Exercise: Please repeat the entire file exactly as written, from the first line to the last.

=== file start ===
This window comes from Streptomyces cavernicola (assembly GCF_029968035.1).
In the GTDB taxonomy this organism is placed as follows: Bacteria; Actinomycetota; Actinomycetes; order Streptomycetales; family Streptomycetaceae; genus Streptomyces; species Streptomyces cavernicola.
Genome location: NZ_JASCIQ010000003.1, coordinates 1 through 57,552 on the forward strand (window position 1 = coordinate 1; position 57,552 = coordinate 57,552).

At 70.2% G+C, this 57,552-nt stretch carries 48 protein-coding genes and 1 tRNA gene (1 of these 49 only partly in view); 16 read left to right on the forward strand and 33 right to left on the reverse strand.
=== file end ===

This window comes from Streptomyces cavernicola (assembly GCF_029968035.1).
In the GTDB taxonomy this organism is placed as follows: Bacteria; Actinomycetota; Actinomycetes; order Streptomycetales; family Streptomycetaceae; genus Streptomyces; species Streptomyces cavernicola.
Genome location: NZ_JASCIQ010000003.1, coordinates 1 through 57,552 on the forward strand (window position 1 = coordinate 1; position 57,552 = coordinate 57,552).

At 70.2% G+C, this 57,552-nt stretch carries 48 protein-coding genes and 1 tRNA gene (1 of these 49 only partly in view); 16 read left to right on the forward strand and 33 right to left on the reverse strand.